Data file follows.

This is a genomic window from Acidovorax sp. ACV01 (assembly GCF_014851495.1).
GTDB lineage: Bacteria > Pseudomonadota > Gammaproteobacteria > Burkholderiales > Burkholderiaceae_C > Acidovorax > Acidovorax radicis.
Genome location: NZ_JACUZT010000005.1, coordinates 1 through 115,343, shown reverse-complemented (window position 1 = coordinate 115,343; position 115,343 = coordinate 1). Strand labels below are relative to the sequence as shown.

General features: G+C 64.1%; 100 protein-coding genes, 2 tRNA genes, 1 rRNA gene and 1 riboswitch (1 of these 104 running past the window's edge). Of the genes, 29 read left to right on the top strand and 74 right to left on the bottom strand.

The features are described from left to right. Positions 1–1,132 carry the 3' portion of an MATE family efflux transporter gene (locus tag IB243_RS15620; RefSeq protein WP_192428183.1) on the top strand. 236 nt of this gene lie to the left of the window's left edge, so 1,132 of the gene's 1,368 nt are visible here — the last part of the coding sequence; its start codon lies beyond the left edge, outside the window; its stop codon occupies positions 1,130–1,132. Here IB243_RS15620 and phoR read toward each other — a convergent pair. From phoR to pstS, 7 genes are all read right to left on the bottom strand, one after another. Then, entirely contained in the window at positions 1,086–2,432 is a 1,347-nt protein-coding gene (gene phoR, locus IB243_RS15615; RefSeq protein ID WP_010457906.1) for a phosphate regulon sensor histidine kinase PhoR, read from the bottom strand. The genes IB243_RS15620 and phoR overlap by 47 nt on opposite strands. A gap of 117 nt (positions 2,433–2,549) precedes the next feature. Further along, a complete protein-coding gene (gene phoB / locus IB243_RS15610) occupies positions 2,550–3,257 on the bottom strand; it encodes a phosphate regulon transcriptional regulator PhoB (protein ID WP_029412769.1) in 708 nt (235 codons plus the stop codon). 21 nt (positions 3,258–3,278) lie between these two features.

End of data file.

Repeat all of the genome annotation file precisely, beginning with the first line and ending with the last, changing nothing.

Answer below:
This is a genomic window from Acidovorax sp. ACV01 (assembly GCF_014851495.1).
GTDB lineage: Bacteria > Pseudomonadota > Gammaproteobacteria > Burkholderiales > Burkholderiaceae_C > Acidovorax > Acidovorax radicis.
Genome location: NZ_JACUZT010000005.1, coordinates 1 through 115,343, shown reverse-complemented (window position 1 = coordinate 115,343; position 115,343 = coordinate 1). Strand labels below are relative to the sequence as shown.

General features: G+C 64.1%; 100 protein-coding genes, 2 tRNA genes, 1 rRNA gene and 1 riboswitch (1 of these 104 running past the window's edge). Of the genes, 29 read left to right on the top strand and 74 right to left on the bottom strand.

The features are described from left to right. Positions 1–1,132 carry the 3' portion of an MATE family efflux transporter gene (locus tag IB243_RS15620; RefSeq protein WP_192428183.1) on the top strand. 236 nt of this gene lie to the left of the window's left edge, so 1,132 of the gene's 1,368 nt are visible here — the last part of the coding sequence; its start codon lies beyond the left edge, outside the window; its stop codon occupies positions 1,130–1,132. Here IB243_RS15620 and phoR read toward each other — a convergent pair. From phoR to pstS, 7 genes are all read right to left on the bottom strand, one after another. Then, entirely contained in the window at positions 1,086–2,432 is a 1,347-nt protein-coding gene (gene phoR, locus IB243_RS15615; RefSeq protein ID WP_010457906.1) for a phosphate regulon sensor histidine kinase PhoR, read from the bottom strand. The genes IB243_RS15620 and phoR overlap by 47 nt on opposite strands. A gap of 117 nt (positions 2,433–2,549) precedes the next feature. Further along, a complete protein-coding gene (gene phoB / locus IB243_RS15610) occupies positions 2,550–3,257 on the bottom strand; it encodes a phosphate regulon transcriptional regulator PhoB (protein ID WP_029412769.1) in 708 nt (235 codons plus the stop codon). 21 nt (positions 3,258–3,278) lie between these two features.